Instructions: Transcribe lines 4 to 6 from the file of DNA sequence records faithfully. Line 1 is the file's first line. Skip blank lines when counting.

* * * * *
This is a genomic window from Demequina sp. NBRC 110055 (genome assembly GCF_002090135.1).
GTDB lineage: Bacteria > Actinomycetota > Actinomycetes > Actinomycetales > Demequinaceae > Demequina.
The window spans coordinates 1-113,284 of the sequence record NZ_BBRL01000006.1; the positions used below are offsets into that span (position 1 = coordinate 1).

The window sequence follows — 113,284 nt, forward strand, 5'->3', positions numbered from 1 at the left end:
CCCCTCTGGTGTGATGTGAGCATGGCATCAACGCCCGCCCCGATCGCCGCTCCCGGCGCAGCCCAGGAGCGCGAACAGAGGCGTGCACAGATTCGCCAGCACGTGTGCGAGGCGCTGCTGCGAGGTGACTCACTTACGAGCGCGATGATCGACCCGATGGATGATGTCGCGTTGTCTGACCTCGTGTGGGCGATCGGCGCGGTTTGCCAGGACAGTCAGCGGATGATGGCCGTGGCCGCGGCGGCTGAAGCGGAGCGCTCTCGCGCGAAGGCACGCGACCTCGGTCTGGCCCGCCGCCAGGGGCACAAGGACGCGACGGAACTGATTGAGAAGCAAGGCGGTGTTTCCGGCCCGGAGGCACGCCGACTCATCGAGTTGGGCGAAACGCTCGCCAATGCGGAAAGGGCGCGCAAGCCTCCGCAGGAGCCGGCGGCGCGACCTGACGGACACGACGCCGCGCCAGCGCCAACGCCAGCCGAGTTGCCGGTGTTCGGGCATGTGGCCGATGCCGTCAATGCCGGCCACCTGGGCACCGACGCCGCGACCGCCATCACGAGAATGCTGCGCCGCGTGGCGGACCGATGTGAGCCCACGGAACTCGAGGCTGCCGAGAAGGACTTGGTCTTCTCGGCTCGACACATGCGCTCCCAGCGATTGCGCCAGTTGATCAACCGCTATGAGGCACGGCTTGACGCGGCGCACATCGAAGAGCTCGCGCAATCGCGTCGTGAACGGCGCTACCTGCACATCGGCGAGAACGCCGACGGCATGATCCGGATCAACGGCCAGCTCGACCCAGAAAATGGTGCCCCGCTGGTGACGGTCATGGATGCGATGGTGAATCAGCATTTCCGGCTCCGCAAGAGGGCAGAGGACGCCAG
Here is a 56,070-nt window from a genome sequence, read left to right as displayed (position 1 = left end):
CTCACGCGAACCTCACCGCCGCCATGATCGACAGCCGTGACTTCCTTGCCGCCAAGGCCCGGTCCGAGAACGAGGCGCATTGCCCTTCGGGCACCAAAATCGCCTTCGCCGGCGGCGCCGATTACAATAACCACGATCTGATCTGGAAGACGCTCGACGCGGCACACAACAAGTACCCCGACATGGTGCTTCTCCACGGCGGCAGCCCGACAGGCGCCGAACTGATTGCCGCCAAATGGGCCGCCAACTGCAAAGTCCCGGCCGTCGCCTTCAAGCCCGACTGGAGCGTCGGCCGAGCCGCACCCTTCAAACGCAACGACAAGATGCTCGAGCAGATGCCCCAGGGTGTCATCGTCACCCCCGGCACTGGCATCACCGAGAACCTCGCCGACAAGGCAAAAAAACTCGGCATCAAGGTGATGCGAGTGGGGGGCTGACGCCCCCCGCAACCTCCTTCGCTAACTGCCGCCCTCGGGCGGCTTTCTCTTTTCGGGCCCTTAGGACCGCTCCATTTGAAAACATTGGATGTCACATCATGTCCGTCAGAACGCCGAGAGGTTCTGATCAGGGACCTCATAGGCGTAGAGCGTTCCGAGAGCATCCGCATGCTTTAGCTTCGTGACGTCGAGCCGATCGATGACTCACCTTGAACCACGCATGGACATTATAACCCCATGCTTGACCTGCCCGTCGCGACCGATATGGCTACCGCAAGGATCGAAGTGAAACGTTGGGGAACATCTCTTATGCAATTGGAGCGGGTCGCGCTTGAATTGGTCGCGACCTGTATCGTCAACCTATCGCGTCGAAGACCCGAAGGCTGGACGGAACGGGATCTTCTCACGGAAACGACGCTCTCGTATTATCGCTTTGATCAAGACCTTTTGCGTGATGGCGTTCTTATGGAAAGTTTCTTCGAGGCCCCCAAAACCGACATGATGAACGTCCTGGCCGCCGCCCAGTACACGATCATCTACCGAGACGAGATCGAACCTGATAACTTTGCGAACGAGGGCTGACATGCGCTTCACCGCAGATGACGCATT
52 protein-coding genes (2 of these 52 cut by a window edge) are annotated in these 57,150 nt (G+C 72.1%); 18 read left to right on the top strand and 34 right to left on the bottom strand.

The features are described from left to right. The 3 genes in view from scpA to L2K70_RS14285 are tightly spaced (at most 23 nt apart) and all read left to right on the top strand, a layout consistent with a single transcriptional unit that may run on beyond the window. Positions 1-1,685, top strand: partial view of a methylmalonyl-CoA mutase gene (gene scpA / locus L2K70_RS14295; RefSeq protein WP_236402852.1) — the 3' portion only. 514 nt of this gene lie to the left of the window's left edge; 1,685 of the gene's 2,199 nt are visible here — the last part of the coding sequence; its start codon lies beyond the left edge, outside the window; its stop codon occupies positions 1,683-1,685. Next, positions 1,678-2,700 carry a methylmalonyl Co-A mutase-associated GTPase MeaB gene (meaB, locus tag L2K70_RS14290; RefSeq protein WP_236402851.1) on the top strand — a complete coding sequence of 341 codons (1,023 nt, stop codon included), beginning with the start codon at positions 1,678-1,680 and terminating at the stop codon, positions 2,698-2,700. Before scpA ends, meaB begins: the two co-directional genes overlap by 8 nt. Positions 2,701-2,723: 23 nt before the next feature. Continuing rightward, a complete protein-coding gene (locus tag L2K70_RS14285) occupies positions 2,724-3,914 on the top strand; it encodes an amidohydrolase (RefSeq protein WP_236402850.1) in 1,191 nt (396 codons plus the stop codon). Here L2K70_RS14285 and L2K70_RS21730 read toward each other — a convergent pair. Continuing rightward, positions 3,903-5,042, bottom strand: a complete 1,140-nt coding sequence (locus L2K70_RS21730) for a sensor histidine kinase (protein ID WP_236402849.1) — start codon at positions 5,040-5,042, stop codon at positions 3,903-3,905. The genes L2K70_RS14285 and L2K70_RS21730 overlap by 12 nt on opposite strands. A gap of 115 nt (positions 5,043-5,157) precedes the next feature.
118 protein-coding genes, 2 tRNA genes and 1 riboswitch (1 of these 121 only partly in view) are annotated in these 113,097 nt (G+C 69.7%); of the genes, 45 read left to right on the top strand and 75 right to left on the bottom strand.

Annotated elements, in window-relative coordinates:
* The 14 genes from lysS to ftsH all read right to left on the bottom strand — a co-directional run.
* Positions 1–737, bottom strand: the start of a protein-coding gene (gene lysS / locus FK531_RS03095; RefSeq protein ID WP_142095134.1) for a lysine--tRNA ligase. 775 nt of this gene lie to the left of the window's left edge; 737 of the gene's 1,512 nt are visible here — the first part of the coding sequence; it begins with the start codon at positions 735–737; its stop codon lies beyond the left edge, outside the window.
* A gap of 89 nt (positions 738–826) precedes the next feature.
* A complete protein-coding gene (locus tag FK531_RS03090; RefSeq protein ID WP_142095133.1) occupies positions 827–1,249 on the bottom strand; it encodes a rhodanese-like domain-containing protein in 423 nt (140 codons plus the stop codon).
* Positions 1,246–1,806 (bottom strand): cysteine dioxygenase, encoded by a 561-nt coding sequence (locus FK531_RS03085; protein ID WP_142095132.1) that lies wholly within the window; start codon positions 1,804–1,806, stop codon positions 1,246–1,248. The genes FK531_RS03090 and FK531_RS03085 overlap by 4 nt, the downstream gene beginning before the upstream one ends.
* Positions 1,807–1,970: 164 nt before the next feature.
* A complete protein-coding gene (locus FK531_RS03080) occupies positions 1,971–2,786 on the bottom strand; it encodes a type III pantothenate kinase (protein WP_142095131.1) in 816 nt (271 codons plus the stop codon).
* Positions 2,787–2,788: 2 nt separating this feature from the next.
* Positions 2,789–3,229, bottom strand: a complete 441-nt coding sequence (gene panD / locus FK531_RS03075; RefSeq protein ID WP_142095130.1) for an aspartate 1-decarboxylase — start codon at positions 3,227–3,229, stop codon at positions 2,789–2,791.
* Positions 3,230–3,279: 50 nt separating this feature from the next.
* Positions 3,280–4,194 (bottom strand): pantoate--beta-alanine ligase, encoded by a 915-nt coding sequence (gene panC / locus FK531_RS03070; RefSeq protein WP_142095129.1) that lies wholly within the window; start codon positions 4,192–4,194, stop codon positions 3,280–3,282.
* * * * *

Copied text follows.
The window sequence follows — 113,284 nt, forward strand, 5'->3', positions numbered from 1 at the left end:
CCCCTCTGGTGTGATGTGAGCATGGCATCAACGCCCGCCCCGATCGCCGCTCCCGGCGCAGCCCAGGAGCGCGAACAGAGGCGTGCACAGATTCGCCAGCACGTGTGCGAGGCGCTGCTGCGAGGTGACTCACTTACGAGCGCGATGATCGACCCGATGGATGATGTCGCGTTGTCTGACCTCGTGTGGGCGATCGGCGCGGTTTGCCAGGACAGTCAGCGGATGATGGCCGTGGCCGCGGCGGCTGAAGCGGAGCGCTCTCGCGCGAAGGCACGCGACCTCGGTCTGGCCCGCCGCCAGGGGCACAAGGACGCGACGGAACTGATTGAGAAGCAAGGCGGTGTTTCCGGCCCGGAGGCACGCCGACTCATCGAGTTGGGCGAAACGCTCGCCAATGCGGAAAGGGCGCGCAAGCCTCCGCAGGAGCCGGCGGCGCGACCTGACGGACACGACGCCGCGCCAGCGCCAACGCCAGCCGAGTTGCCGGTGTTCGGGCATGTGGCCGATGCCGTCAATGCCGGCCACCTGGGCACCGACGCCGCGACCGCCATCACGAGAATGCTGCGCCGCGTGGCGGACCGATGTGAGCCCACGGAACTCGAGGCTGCCGAGAAGGACTTGGTCTTCTCGGCTCGACACATGCGCTCCCAGCGATTGCGCCAGTTGATCAACCGCTATGAGGCACGGCTTGACGCGGCGCACATCGAAGAGCTCGCGCAATCGCGTCGTGAACGGCGCTACCTGCACATCGGCGAGAACGCCGACGGCATGATCCGGATCAACGGCCAGCTCGACCCAGAAAATGGTGCCCCGCTGGTGACGGTCATGGATGCGATGGTGAATCAGCATTTCCGGCTCCGCAAGAGGGCAGAGGACGCCAG
Here is a 56,070-nt window from a genome sequence, read left to right as displayed (position 1 = left end):